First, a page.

Indeed, this separation of mother from child begins straight after birth, as this excerpt from the book ‘Touching: the human importance of skin’ by Ashley Montague makes clear.
“The moment it is born, the cord is cut or clamped, the child is exhibited to its mother, and then it is taken away by a nurse to a baby room called the nursery…Here it is weighed, measured, its physical and any other traits recorded, a number is put around its wrist, and it is then put in a crib to howl away to its heart’s discontent”.
Of course they howl. This is not what babies want. A baby is most comfortable when experiencing conditions that reproduce those of the womb. The one place in the external world that gets closest to such conditions is a mother’s embrace where baby is enfolded in her arms at her bosom. You can see this need in mammals and especially primates: Infant monkeys and apes are all but inseparable from their mothers.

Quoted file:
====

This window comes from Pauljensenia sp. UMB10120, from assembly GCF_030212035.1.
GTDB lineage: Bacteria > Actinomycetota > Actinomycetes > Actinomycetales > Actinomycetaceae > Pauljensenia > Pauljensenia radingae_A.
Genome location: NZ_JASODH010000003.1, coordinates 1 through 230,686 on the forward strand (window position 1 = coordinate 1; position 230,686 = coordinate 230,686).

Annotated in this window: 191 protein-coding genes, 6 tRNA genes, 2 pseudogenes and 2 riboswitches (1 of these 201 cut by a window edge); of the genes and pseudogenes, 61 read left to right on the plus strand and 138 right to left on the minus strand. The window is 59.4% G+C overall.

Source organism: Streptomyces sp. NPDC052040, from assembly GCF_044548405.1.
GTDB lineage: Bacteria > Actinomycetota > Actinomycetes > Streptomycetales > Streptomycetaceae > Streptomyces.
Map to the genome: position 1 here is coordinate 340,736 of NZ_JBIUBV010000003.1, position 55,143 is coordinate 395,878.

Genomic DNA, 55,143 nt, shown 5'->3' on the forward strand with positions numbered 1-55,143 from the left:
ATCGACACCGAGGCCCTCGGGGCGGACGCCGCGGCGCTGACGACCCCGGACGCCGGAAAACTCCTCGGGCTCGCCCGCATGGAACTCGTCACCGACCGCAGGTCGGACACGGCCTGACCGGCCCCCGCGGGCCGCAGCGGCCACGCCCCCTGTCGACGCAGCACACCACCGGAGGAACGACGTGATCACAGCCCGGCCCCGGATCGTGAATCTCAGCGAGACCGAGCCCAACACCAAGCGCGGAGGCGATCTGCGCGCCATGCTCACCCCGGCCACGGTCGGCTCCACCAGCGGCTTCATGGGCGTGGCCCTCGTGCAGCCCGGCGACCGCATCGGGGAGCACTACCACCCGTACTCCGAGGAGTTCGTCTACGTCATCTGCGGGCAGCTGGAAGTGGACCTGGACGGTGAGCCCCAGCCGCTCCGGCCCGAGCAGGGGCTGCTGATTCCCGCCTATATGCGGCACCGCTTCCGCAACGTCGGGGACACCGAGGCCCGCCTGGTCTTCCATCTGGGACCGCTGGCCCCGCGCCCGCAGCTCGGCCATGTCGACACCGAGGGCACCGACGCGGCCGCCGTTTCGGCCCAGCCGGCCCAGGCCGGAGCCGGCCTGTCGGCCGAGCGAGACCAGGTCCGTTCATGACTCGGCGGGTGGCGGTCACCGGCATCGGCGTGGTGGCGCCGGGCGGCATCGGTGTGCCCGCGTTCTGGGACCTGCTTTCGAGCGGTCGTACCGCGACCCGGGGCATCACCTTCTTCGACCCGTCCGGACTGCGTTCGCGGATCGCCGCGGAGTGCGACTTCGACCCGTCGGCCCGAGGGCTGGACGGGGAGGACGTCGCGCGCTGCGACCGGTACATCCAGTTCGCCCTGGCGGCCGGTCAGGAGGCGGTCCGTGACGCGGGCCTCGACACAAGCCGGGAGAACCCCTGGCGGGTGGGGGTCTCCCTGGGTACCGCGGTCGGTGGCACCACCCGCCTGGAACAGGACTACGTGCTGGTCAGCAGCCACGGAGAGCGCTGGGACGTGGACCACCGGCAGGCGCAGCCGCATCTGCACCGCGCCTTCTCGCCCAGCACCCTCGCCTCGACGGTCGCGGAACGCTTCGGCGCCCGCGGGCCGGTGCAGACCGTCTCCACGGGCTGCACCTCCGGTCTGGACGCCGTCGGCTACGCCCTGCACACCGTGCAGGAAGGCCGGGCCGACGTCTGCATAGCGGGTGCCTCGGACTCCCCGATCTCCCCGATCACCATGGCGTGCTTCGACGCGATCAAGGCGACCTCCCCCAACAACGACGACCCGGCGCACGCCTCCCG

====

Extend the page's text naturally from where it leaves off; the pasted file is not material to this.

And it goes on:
With the artificial womb we could extend this separation of mother and infant right through the entire gestational period. I am sure that would be convenient. Working mothers would not need any maternity leave, having delegated the responsibility for gestating their son or daughter to machines. Arguably I am being unreasonable in using such a cold term as ‘machine’ here. It could be that artificial wombs function so well that the fetus could never tell, let alone care, that it was not in a natural womb.
But there has got to be a difference for the mother, not having that physical connection between herself and her baby, cared for inside her own body. Not that I am implying that parents whose children were not grown inside the mother’s body cannot care. Adoptive parents prove that notion is wrong. What I am saying is that it could very well be a great pity for women to miss out on the experience of pregnancy- surely one of the miracles of nature- for no reason other than its inconvenience for their working lifestyles and its antipathy to the highly individualistic society we live in, which seems to be striving to create more and more separation between us.
Extropia DaSilva is a digital person, currently residing in Second Life. Her purpose is to explore how NBIC technologies are redefining concepts of self. She chairs the Thinkers discussion group. Her blog is here: http://extropiadasilva.wordpress.com/